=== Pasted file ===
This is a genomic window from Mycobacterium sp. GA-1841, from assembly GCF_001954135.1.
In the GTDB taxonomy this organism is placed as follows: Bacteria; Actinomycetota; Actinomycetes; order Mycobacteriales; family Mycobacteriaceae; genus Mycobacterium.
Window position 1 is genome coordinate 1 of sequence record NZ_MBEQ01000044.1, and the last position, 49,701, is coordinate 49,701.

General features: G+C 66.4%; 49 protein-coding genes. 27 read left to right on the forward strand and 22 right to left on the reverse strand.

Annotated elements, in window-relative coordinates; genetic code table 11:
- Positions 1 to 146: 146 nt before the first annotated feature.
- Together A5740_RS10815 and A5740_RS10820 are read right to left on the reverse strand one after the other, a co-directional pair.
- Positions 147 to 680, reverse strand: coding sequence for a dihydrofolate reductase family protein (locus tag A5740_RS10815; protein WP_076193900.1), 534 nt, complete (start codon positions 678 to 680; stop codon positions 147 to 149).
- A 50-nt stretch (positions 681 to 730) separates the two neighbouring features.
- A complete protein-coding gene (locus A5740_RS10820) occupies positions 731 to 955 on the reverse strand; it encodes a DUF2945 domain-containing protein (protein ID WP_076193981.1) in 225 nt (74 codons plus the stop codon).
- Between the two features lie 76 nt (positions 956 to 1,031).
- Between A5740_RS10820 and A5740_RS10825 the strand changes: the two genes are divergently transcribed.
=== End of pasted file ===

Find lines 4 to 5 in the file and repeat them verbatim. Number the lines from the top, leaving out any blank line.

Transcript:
General features: G+C 66.4%; 49 protein-coding genes. 27 read left to right on the forward strand and 22 right to left on the reverse strand.

Annotated elements, in window-relative coordinates; genetic code table 11: